In fact, my own culture, Judaism, considers 4 species of locust to be kosher. My first experience eating bugs was as a very religious teenager in Israel, during a [kosher] locust plague. Even then the main resistance I saw from other people was that it was gross (and some people tried to argue that it wasn’t actually kosher, despite what the talmud says)
So we decided to have a bug-night where we would get together as friends, and try out some bugs together and see if they really are as gross as we thought. At the very least we’d have a good time with friends. What it turned out was that we all managed to get over the initial fear of eating bugs and we found they actually tasted pretty good! Other than the amount of work it took to prepare (cooking for 14 people is pretty stressful), I think I could eat bugs pretty regularly. And many of the people present said the same.
Some quotes from my friends:
“This is a million times better than I thought eating bugs would be.”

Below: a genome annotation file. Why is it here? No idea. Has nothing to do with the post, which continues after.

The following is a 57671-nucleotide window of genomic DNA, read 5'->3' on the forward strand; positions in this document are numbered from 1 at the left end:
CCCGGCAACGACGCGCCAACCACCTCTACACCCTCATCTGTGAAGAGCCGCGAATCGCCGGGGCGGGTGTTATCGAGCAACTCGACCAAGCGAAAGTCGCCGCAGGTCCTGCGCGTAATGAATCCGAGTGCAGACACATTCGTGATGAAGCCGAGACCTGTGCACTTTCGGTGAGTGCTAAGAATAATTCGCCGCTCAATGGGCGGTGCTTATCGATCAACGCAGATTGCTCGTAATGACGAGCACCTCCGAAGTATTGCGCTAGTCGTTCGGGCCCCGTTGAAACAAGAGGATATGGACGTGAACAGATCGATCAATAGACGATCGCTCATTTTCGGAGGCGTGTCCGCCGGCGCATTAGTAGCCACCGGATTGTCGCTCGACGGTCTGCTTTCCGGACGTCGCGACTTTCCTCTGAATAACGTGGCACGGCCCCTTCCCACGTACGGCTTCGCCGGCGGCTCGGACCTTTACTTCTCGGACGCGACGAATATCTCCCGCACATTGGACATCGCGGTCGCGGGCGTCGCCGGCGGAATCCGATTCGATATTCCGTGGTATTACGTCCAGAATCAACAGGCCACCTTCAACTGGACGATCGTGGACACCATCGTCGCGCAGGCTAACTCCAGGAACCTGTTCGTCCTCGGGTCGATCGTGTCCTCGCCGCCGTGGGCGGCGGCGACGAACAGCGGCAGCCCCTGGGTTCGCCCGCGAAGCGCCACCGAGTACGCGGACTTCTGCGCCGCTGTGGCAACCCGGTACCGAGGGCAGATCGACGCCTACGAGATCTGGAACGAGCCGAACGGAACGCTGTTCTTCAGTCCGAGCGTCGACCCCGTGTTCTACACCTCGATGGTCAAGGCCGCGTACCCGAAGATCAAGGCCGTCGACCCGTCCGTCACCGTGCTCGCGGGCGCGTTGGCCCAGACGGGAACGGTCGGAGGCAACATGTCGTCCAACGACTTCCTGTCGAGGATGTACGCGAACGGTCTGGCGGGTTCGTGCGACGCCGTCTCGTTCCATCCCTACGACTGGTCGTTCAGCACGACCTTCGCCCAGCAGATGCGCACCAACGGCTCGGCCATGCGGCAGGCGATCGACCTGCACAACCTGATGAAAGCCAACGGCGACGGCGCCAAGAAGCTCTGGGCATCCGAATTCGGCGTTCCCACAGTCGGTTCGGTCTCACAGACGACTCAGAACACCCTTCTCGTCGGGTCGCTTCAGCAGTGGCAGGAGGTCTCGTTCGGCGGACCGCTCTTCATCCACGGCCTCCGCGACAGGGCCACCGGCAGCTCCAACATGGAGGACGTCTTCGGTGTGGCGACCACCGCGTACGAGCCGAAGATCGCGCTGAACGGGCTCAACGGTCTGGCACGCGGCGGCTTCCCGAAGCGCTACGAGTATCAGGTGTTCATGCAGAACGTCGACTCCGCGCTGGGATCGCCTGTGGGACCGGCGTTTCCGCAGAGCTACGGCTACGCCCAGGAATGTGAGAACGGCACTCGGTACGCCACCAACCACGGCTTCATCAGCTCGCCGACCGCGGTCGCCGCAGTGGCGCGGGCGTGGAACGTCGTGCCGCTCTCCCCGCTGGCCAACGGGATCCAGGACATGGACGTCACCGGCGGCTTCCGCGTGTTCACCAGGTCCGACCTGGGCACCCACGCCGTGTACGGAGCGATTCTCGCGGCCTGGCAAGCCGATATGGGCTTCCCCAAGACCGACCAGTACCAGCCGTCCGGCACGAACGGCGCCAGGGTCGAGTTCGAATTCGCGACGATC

“My control group is not eating bugs right now.”
Finally, although many of my friends came (we had 10 people come and 4 more that were unable to make it) I wasn’t sure whether I should post about this event on Facebook and talk about it openly with other people. Something I’ve been working on lately is deciding how much of myself and my weird interests (such as bug eating) to show to the world at large. I was mostly concerned that people would be more interested in telling me their opinion of what I’m doing than in actually listening to me about why this interests me as a topic. So I’m trying out writing it all out in a blog post, and then pointing people to this page as an experiment. I have never blogged before, so I’ll see how this goes and may post more things in the future, based on interest.